Last-mile transmission a big hurdle to policy rate cut

The MPC of RBI raised the repo rate by 250 basis points between May 2022 and February 2023. It has since kept the key policy rate unchanged. (Photo: Mint)
The MPC of RBI raised the repo rate by 250 basis points between May 2022 and February 2023. It has since kept the key policy rate unchanged. (Photo: Mint)


  • Previous repo rate hikes yet to fully impact lending rates; deposits too lag central bank actions

Mumbai: What’s holding back India’s central bank from cutting policy rates? Apart from the pace of price rise that is yet to align with Reserve Bank of India’s (RBI) target of 4%, there is another factor at play — transmission of past repo rate actions into lending rates.

The monetary policy committee (MPC) of RBI raised the repo rate by 250 basis points (bps) between May 2022 and February 2023. It has since kept the key policy rate unchanged, looking for ‘durable’ signs of disinflation and a fuller transmission of rates.

However, between the start of the tightening cycle in May 2022 and till February 2024, the weighted average lending rate on fresh loans by banks increased by 185 basis points (bps), showed data in RBI’s half-yearly monetary policy report released last week.

The last mile of transmission, akin to the last mile of disinflation, seems to be the hardest for lenders as over 40% of system credit is not linked to the repo rate. Although loans linked to external benchmarks — mostly the repo rate — have been repriced, those linked to the marginal cost of funds-based lending rate (MCLR), an internal benchmark, are lagging the rate hikes. While the external benchmark rate would change as the repo rate moves, the MCLR depends on the cost of deposits.

To be sure, retail and small business loans are linked to external benchmarks, and corporate loans are still on the MCLR. The external benchmark rate has moved in tandem with the repo, but the median one-year MCLR has lagged and gone up 155 bps between May 2022 and March 2024.

“Today, we have a situation where banks have selectively increased deposit rates because there is a lot of uncertainty on when the cycle will turn," said Madan Sabnavis, chief economist, Bank of Baroda.

According to Sabnavis, banks have been only increasing the short-term rates or those of up to two years as they do not want to be in a situation where deposits are locked in for five years, but the rates decline in the coming months. “Since there is no uniformity in how deposit rates have gone up, MCLR increase will also be gradual," said Sabnavis.

Experts said RBI believes that if it wants to make the repo rate a meaningful monetary policy tool, it has to ensure that interest rates go up when the key rate moves up. In theory, if the repo rate goes up, all lending rates go up, cost of credit goes up, and that should ideally affect demand and curb inflation.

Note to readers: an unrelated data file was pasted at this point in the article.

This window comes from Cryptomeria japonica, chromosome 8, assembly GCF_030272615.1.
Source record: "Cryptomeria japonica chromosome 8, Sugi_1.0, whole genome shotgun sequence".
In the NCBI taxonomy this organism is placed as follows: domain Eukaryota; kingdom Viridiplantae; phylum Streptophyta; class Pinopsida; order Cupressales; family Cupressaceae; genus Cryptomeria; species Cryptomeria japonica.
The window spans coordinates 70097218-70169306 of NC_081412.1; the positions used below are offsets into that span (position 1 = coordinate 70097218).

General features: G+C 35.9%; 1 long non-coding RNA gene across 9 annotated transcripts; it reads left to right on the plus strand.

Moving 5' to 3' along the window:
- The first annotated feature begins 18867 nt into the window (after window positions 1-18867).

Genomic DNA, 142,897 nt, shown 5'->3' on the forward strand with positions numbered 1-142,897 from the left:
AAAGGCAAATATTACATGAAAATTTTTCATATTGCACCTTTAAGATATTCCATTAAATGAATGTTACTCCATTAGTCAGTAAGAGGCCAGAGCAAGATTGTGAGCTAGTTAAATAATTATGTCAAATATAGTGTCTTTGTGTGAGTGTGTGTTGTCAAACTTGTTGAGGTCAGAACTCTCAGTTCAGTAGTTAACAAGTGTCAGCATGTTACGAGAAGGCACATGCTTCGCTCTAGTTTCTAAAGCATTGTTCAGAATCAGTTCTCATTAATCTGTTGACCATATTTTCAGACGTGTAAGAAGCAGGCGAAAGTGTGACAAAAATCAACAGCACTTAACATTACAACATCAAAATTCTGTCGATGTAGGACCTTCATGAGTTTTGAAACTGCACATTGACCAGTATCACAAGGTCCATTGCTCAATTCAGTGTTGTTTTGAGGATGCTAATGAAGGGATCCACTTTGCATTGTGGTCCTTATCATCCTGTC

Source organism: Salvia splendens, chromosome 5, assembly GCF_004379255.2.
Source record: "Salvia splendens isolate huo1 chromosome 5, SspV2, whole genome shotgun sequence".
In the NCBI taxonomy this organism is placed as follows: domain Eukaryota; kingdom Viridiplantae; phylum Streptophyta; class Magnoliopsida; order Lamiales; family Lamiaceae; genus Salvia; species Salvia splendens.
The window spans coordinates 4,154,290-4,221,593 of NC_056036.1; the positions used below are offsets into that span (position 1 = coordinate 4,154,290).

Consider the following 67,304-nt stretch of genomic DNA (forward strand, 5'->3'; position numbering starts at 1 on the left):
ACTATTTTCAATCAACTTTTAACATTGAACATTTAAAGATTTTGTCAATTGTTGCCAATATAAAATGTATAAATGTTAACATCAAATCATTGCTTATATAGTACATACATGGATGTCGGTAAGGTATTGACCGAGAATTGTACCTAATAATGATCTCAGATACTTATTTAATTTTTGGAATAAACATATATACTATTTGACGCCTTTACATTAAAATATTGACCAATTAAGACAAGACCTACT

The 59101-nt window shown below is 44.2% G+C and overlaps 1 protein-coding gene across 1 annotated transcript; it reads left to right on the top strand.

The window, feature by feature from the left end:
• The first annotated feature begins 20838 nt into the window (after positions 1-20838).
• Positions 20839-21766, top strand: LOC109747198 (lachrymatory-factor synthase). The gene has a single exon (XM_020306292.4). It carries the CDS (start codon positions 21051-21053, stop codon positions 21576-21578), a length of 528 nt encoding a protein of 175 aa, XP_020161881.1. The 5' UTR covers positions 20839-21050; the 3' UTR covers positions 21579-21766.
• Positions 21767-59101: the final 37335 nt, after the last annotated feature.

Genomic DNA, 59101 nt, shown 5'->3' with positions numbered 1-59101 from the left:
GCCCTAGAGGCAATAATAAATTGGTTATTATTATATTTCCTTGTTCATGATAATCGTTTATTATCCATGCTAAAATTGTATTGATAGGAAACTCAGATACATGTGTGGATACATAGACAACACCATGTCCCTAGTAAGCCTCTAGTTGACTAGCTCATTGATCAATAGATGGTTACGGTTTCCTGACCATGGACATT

Saugata Bhattacharya, an independent economist, said that despite liquidity conditions having remained tight in late 2023, banks do not seem to have passed on the higher cost of funds to borrowers whose loans are linked to MCLR.

“One reason could be a concern regarding losing these loan accounts to competitors and, hence, loss of market share. Pricing of MCLR interest is more complex than EBLR, involving deposit mix, margins, etc., and so there is more leeway in transmission," said Bhattacharya. EBLR refers to external benchmark-based lending rate, which, as the name suggests, is linked to benchmarks like the RBI repo rate and is used to price loans.

The central bank recently asserted that transmission is in progress and its effort is to ensure fuller transmission of policy actions and anchoring of household inflation expectations. “So, we are still seeing a little bit of transmission going through and we feel that as the mobilizing of deposits takes place at higher and higher rates, there will be further transmission to lending rates," RBI deputy governor Michael Patra told reporters at the post-policy press conference on 5 April.

Bankers said that it takes at least nine months for deposits to reprice once the old ones mature and fresh funds come in at the new rate. As per RBI data, the weighted average term deposit rate on fresh and existing deposits increased by 241 bps and 183 bps, respectively, between May 2022 and February 2024.

Bhattacharya said that RBI’s concerns on incomplete transmission, while understandable in the context of the current rate cycle, is a little puzzling, but is probably related to bullish financial and credit conditions. “If correct, these concerns should largely be about unsecured retail loans driving up equity markets, directly or indirectly," he said, adding that yet, these are EBLR loans, where full transmission has happened.


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